Tuesday, January 13, 2015

Hello Darkness, My Old Friend

How many kinds of darkness can you count? How many kinds can you feel?

There is the dark that happens when one turns out the light. Suddenly, there is a nothingness. You blink. Your eyes adjust, and there are shadows. With the shadows are the knowing of familiarity; even in a hotel room, you have an idea of where the bed sits. Because you remember this, you were never truly in the dark.

I was once in deep cave, admiring stalagmites and stalactites and other intriguing formations, when the guide warned us that he was going to turn out the light (this was long before smartphones; I daresay this trick wouldn't work now as someone would have something lit up). He wanted us to experience total darkness.

The light went out.

There was no seeing in that blackness, and because we were being led from one briefly lit place to another, and the space unfamiliar, there was no seeing anything in my mind's eye, either.

You cannot close your eyes and recreate the eerie pitch darkness in the depth of that cave. The darkness without light is darker even than that. Trapped in a place where no sunlight ever filtered through, the black was total. Suffocating. Absorbing. The air felt heavy and lifeless; I could smell the earth, hear the scuffle of feet from someone nearby. Only my ears told me I was not alone.

One could disappear in a darkness like that, falling away into the nothingness of the dark. Even after a few minutes, my eyes could not find anything; there was no light for them to see. No stars, no moon, no blinking computer eye.

I was afraid to move. Indeed, how could I take a step forward, suffocating as I was in that inky blackness? How could anyone do anything other than stand there, feeling the panic rise from the pit of the gut?

I do not know of the darkness of the blind. Perhaps an unfortunate soul without eyes who must live in total darkness has an idea of the blackness of that cave.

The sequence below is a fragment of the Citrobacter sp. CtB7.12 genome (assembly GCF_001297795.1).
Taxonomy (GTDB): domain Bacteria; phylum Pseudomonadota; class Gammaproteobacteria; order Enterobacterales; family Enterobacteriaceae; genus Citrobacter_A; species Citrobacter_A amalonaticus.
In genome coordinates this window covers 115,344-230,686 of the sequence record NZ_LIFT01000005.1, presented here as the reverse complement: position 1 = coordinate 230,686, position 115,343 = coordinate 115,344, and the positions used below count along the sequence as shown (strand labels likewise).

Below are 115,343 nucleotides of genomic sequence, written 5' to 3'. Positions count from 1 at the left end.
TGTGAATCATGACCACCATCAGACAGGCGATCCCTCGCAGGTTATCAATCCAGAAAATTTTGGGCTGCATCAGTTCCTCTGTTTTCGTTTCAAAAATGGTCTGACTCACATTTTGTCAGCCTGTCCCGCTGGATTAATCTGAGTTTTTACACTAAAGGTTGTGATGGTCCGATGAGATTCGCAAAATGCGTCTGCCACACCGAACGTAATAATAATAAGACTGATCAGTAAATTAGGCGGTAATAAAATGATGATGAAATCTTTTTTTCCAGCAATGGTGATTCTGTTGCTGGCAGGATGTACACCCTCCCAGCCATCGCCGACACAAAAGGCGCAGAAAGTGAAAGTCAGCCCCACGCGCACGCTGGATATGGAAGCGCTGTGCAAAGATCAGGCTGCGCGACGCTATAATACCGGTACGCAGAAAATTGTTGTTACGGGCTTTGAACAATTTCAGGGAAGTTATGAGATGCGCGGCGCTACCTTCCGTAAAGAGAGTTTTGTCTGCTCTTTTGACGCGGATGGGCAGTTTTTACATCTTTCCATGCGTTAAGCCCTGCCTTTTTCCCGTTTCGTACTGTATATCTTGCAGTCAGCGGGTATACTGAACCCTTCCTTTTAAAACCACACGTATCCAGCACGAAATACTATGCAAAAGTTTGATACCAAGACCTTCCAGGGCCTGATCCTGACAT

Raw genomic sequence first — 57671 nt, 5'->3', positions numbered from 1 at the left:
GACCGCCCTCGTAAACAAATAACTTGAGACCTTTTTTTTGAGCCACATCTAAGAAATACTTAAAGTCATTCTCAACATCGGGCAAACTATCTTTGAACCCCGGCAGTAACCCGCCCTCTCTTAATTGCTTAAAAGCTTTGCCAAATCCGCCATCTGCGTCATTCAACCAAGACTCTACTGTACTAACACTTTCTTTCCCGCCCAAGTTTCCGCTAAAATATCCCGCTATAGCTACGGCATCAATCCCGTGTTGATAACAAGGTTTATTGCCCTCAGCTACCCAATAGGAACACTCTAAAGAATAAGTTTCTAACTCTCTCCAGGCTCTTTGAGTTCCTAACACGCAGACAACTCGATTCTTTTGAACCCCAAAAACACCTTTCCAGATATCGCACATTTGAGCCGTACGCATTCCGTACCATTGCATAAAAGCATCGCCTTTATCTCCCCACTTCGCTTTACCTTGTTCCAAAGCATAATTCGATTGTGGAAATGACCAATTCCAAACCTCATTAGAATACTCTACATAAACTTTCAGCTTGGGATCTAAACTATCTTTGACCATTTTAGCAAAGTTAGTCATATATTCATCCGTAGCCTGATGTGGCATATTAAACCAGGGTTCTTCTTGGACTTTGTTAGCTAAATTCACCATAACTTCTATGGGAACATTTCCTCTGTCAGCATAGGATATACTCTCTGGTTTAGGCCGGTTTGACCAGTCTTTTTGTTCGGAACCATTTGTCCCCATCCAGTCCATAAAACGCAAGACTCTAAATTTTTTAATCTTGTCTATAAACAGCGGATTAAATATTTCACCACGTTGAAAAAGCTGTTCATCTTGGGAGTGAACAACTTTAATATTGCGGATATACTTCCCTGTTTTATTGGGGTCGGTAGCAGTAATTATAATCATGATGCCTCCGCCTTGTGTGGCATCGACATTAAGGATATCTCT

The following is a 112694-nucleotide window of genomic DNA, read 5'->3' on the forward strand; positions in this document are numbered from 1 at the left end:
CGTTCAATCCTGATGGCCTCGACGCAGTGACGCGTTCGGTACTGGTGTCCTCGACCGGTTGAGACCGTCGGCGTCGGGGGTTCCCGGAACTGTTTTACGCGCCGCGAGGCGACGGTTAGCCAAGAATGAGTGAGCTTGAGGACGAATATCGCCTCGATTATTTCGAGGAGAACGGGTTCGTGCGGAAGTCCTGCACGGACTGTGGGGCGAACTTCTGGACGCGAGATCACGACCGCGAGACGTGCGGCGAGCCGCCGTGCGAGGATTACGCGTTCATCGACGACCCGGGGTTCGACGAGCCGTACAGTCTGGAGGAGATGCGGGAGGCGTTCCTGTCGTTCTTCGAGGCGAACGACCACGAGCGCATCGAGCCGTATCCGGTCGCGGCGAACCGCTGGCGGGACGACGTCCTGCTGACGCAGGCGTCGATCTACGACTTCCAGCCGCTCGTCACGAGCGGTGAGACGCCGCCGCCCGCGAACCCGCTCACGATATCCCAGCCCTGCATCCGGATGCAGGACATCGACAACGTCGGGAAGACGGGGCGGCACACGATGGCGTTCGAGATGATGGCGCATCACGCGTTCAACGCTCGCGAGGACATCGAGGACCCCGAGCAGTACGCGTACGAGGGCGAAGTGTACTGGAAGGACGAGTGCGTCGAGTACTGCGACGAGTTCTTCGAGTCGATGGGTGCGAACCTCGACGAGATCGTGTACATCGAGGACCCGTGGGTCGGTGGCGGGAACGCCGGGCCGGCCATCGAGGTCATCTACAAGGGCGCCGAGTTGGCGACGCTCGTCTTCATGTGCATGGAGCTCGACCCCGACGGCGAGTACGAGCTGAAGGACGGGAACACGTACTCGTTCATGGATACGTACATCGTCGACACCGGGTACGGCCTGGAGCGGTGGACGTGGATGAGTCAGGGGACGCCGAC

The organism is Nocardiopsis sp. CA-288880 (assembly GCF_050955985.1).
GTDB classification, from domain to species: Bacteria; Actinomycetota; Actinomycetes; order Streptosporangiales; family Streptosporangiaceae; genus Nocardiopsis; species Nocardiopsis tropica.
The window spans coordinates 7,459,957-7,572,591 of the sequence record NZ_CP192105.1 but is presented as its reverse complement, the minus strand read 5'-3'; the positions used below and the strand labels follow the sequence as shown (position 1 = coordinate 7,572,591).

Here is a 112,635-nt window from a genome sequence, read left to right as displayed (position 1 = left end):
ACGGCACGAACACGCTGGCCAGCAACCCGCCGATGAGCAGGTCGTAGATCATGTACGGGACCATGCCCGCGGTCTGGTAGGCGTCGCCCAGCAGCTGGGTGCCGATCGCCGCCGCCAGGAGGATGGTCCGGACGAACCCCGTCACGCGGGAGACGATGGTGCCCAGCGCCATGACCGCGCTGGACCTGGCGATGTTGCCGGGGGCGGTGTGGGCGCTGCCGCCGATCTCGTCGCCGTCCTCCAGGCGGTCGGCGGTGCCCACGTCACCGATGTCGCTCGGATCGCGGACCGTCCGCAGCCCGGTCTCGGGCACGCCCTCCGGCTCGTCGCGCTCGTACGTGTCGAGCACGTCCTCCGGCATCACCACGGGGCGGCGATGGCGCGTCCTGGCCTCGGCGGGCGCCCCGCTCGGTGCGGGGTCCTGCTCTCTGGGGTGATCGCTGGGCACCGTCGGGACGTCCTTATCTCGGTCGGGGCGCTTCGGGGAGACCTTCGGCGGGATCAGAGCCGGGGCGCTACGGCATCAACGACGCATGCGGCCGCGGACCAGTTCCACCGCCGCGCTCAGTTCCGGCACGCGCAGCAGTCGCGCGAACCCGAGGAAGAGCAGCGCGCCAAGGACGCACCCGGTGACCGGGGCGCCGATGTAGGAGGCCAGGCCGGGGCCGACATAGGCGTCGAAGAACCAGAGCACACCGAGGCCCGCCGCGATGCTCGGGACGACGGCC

When I was younger, and Botetourt more rural, I could look out in certain directions and see only stars. I could even see the milky way, which is something I've not seen in several years. We have too much light now. We have more houses, each sending out its little beacon of brightness to keep the darkness at bay. In the city, one can barely see the moon, much less the stars. I wonder sometimes if constant city dwellers even know how many stars light the sky.

Far, far too many to count, that's for sure.

Some nights can be longer than others. Sleepless nights can lend themselves to walking the floor, or laying in bed looking out the crack in the curtains, where even on the darkest nights of the new moon I can still see a tint of cloud or a star. That deep, incredible dark of the cave exists only underground, not outside.

I only need to open my eyes, and there is always a little light.

There is another darkness, still, that I have experienced. It's a darkness that seeps from inside, casting a cowl of blackness over my head and heart that weighs so much it is as if I've been tied to a cinder block and tossed from a ship. The sinking, choking feeling of that blackness is worse than the total darkness in that cave, because in that cave I knew someone would eventually flick on a flashlight. That darkness would not last forever.

This other darkness goes deep, piercing like Sting, Bilbo's dagger, and it cuts deeply through flesh and sinew. This is a darkness explained away by those who love me as a bad day, or a tough time. A darkness so deep that Gollum could not find his way through the tunnels, not even with the One Ring on his finger and Sauron the Deceiver calling his name.

It is a darkness without name, one that they dare not speak even in the language of Mordor. Darker than the spider lair in the Mountains of Shadow near Cirith Ungol. Even I do not call it by name. Even dwarves sometimes fear to go underground.

Darkness goes, though, when I open my eyes.

I must remember to open my eyes.

2 comments:

  1. Beautiful essay. I had a similar cave experience to yours. Jewel Cave, South Dakota -- the guide extinguished the lights, because he wanted us to listen to the darkness. You could hear stalactites dripping, and the distant trickle of water, as well as the whooshing air moving through the large chamber we we in. I could also hear my one friend's silent panic -- she neglected to mention her claustrophobia until we were down inside the cave, and held onto my hand so tight when the lights were doused, I still have a faint crescent mark on the back of my hand. As for stars . . . this urban dweller knows how much of the night sky we miss, and sometimes misses the dark nights and camaraderie of a fire from back when friends and I used to go camping.

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